Sea History 058 - Summer 1991

Page 26


William Gordon Muller, Steamboats, and the Hudson River by Norma Stanford Bill Muller's interest in steamboats and the Hudson River began in 1942 when he was a boy of six growing up near the river's shore. In his own words: "A majestic river steamer swept by before my following gaze ... and its captivating grace so enticed me that I've been in artistic pursuit of her species ever since." (See Sea History 37, p 23.) Bill went on to work summers aboard the Hudson River Day Line boats from 1954 to 1957. But, the river excursion trade was in decline. (By the late 60s only the Alexander Hamilton would be active on the river.) After two years service in the army, Bill returned to New York in 1960 to attend Pratt Institute and pursue his career in the field of art.

We can be thankful that a small boy's enchantment by a passing steamer has not waned in the intervening years, but grown into a scholarly and caring mastery of the subject. Bill has become an authority on steamboats and river history. He doesn't just paint the boats he loves, but the era and the ambiance as well. River landmarks, the city skyline, waterfront buildings and ship details are all researched before a painting is begun. When the Seaport Line decided to build and operate two excursion boats out of the South Street Seaport Museum, Bill was chosen to design the exteriors oftheDeWittClinton and the sidewheeler Andrew Fletcher, both jaunty and popular additions to

New York Harbor waterways. While Bill 's particular passion is the steamboats of the Hudson, he also paints the great ocean liners, sailing ships, sound and coastal steamers of New England, as well as harbor craft and naval vessels. Bill is also a dedicated worker for river and steamboat causes. He was a moving force in establishing the Hudson River Maritime Center in Rondout, a leader in the failed effort to save the Alexander Hamilton , and is active now in Friends of Nobska, a volunteer group working to restore and save the Martha's Vineyard ferry Nobska in Fall River, Massachusetts. (See Sea History 52, p 39.) He has been a generous supporter of (Please turn to page 26.)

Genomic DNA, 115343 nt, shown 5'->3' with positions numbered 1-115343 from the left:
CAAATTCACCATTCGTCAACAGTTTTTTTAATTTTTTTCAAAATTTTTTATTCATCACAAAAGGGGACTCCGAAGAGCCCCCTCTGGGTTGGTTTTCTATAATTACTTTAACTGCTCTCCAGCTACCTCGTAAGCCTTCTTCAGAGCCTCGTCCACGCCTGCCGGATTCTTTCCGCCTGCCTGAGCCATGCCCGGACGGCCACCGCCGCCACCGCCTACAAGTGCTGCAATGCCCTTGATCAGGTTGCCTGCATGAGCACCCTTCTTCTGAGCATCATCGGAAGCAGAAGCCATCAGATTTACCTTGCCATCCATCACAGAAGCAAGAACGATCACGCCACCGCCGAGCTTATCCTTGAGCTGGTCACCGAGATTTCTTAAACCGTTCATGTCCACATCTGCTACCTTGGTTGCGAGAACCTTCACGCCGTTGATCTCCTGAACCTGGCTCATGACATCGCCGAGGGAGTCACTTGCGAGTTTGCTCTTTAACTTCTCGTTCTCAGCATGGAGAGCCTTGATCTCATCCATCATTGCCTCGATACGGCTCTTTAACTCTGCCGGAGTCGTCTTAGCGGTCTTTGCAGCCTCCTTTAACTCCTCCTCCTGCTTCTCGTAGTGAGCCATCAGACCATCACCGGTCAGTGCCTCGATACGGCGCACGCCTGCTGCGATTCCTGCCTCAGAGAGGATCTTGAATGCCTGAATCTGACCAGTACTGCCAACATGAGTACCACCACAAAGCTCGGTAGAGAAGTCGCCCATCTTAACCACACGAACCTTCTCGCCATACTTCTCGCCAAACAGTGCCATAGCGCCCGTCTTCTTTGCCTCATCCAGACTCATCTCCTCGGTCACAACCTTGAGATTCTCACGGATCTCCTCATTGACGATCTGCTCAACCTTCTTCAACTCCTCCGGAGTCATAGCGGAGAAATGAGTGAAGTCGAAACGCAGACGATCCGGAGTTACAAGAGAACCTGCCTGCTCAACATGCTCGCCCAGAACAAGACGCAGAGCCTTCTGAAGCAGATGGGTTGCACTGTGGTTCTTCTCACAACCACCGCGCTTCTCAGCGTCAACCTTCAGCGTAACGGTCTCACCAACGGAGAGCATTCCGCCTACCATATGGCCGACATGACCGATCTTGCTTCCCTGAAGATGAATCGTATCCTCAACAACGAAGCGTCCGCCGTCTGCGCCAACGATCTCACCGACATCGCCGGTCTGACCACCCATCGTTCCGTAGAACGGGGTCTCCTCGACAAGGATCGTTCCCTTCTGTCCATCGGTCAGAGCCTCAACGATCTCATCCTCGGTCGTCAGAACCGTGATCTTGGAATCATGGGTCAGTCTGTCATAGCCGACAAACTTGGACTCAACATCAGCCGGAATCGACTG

The Day Line steamer Albany of 1880 departs her namesake city at 8 :30 AM on a summer morning in 1900. The steamer will arrive at the Desbrosses Street terminal in New York by 6:00 PM, after making eight landings along the route . The State Capitol building is seen on the hill in the distance, and the night boat Adirondack is at the pier astern of the Albany. Oil on canvas, 24 x 36 inches.



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